Monday, January 04, 2010

Pachauri: "no leeway for delay or denial"

Multi-millionaire businessman Dr R K Pachauri - resident of 160 Golf Links, in the most exclusive residential area of Delhi (and thus India) - is weeping crocodile tears in The Guardian.

Climate change scepticism, he tells us, will increase hardship for world's poor, the good doctor predicting that lobbying will intensify to impede progress to agreement on binding treaty in Mexico City.

This is a man protecting his own turf, of course, and that of his billion-dollar backers who now have so much money invested in the global warming scam that there is no way this side of Hades that they are going to let go.

To make his wholly outrageous pitch, The Guardian gives him space for his own opinion piece but, while he dons the clothes of a modern-day Robin Hood, his real agenda shines through.

What Pachauri desperately need to do is cement in the few gains made at Copenhagen and, in particular, protect the carbon trading scam that was set up by the Kyoto treaty. Hence we see him telling us that "powerful vested interests and climate sceptics will work overtime to block legislation and discredit the science ahead of the next global climate summit in Mexico."

"It is a well-known fact," he asserts, "that powerful vested interests and those opposed to action on climate change are working overtime to see that they can stall action for as long as possible."

In his foetid, egocentric way, he thus sees "Climategate" as "the hacking of emails from the University of East Anglia. The use of private communications between the scientists" is an attempt to discredit his Fourth Assessment Report. Yet, to Pachauri, "these scientists are highly reputed professionals, whose contributions over the years to scientific knowledge are unquestionable."

It then says something of his state of mind that he links "Climategate" with our dissection of his business interests, turning this into a diabolical conspiracy. "The same group of climate deniers who have been active across the Atlantic have now joined hands to attack me personally," he writes, "alleging business interests on my part which are supposedly benefiting me as well as the Indian Tata group of companies."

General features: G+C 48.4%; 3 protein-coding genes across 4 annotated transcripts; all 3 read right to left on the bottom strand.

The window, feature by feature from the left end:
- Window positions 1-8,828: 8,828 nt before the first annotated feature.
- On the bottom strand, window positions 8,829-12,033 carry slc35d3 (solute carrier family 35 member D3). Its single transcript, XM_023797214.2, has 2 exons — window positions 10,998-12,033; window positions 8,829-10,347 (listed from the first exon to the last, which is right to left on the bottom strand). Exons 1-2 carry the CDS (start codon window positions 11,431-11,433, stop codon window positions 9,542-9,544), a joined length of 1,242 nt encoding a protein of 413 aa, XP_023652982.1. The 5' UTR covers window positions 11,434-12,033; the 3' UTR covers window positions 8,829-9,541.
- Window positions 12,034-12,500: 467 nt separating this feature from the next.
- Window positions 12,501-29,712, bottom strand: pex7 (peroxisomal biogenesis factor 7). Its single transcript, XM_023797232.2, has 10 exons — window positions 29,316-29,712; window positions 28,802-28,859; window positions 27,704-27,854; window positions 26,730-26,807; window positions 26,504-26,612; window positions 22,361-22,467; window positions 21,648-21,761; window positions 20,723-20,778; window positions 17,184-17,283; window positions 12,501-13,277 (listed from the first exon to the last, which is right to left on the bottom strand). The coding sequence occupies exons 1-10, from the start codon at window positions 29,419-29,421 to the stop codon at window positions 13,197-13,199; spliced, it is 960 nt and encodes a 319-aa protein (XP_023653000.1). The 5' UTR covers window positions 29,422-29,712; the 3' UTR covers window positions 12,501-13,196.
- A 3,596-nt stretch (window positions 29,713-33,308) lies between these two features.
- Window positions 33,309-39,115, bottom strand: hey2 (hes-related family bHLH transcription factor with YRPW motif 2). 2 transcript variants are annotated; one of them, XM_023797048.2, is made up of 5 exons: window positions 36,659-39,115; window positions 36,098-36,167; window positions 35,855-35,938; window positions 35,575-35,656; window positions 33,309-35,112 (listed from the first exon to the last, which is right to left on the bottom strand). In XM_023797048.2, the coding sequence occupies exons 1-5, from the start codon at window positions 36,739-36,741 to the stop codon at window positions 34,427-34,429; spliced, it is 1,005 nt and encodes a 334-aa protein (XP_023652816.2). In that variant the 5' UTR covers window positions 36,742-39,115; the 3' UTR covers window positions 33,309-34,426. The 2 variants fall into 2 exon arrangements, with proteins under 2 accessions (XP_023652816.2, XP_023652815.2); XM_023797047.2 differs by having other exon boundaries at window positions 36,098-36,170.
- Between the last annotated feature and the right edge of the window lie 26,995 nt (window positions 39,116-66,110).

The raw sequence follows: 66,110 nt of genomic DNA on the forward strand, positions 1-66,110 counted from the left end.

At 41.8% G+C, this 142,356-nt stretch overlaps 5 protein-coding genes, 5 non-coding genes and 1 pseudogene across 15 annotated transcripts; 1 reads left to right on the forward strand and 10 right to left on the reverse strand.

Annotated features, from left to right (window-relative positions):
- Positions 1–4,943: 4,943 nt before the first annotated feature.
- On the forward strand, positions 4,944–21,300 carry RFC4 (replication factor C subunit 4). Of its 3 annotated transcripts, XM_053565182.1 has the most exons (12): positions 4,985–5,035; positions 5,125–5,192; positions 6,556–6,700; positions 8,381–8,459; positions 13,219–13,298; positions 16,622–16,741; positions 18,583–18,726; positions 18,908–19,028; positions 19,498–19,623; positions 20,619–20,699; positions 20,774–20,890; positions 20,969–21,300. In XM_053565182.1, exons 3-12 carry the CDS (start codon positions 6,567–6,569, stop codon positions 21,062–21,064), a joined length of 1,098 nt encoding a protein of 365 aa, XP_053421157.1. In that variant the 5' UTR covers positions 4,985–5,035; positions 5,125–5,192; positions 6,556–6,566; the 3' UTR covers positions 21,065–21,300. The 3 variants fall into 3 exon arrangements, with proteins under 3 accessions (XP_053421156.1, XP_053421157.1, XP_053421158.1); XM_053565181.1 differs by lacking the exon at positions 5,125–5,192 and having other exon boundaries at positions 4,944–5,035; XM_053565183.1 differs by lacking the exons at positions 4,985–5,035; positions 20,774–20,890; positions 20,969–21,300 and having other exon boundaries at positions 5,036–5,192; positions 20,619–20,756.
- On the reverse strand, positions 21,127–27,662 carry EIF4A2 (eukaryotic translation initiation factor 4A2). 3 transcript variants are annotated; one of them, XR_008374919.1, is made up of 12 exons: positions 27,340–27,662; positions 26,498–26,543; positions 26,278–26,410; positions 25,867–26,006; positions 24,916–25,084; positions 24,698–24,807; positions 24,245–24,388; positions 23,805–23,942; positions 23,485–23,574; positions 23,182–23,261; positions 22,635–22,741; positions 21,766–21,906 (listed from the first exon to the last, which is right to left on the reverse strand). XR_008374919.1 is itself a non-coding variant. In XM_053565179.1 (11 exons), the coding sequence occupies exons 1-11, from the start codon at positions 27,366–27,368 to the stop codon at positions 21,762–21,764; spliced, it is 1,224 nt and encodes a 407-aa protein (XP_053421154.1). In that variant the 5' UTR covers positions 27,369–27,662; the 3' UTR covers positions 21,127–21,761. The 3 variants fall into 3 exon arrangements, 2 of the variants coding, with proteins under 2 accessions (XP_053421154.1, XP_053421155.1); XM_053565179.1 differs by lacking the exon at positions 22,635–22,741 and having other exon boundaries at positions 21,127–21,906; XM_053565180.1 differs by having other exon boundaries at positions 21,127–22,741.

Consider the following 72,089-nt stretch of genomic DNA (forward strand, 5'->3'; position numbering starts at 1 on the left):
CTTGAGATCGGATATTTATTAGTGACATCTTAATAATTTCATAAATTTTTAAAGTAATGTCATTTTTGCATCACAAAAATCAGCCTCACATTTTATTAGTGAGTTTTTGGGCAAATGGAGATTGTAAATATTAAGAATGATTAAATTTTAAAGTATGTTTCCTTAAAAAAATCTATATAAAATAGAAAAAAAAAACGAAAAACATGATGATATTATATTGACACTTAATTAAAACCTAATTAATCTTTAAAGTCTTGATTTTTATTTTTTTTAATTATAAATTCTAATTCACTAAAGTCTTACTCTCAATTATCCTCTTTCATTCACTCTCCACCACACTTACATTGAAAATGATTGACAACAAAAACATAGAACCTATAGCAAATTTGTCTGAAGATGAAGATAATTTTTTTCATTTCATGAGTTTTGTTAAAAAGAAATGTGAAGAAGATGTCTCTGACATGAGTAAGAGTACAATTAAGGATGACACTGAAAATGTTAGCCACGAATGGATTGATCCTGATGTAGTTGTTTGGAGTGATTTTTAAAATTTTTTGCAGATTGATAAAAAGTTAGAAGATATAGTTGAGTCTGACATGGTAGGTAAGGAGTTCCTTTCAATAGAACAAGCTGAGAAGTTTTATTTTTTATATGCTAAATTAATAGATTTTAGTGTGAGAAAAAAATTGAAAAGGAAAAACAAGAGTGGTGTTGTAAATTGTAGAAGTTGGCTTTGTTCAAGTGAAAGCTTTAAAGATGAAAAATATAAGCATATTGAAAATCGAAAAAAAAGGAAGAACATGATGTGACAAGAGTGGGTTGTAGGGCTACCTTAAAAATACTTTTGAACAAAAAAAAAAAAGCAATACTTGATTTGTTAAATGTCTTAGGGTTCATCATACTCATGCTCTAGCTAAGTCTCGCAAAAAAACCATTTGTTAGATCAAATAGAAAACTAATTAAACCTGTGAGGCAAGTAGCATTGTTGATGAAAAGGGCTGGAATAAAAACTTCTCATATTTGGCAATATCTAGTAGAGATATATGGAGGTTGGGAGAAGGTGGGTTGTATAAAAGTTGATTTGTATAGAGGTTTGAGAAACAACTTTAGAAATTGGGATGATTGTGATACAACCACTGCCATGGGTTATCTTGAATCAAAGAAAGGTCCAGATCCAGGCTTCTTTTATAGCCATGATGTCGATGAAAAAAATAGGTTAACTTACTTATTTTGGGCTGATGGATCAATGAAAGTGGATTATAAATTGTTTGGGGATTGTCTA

That we then get the same old lies that he trotted out previously is hardly surprising, but one is amused to see him providing "background" – but very little - "only to highlight the fact that powerful vested interests are perhaps likely to get overactive in the coming months, and would perhaps do everything in their power to impede progress towards a binding agreement ... in Mexico City."

By this, Pachauri demonstrates that he has very little understanding of how the blogosphere works. But perhaps his ego could not allow him to acknowledge that a single blogger, originally unaided, has been able to reach out and land a blow at the heart of his corrupt empire.

So unlikely that it is that he can cope with the idea that anyone can be motivated purely by principle, with neither thought nor prospect of personal advantage, that he has to inflate his tormentor into a group conspiracy of "powerful vested interests". Would that he could see the source of his "attack" – the shock would probably kill him.

Despite his bluster, though, and the threat from his institute that, in the absence of an apology for attacking the great man, it would "take recourse to other measures it would deem appropriate," if the best he can do is write a piece for The Guardian, then we don't have a lot to worry about.

Certainly, Delingpole already has his measure and Bishop Hill is on the case.

For sure, we are taking a "hit" from these gentlemen, but they are working for Tata – not Pachauri. As soon as we have sorted them, I will post the letter on the blog – it is a classic of its type. Certainly, as it stands, we have no intention whatsoever of apologising or changing anything substantive that we have written.

As for Pachauri, he is turning out to be all bluff and bluster, but we clearly have him rattled. Rather than resort to the Mishcon de Reya route, though, he seems to think that "the spread of knowledge and awareness" is the most effective means of "thwarting the efforts of skeptics and vested interests."

What he does not realise is that "knowledge and awareness" is precisely what we are seeking, only our particular interest is in Dr Pachauri's financial affairs, about which he is still so coy. And far from thwarting the efforts of sceptics and vested interests, its spread is set to bring him down.

"There is no leeway for delay or denial any longer," Pachauri concludes. We agree – he should open up his books and let us see where he has squirreled away his millions.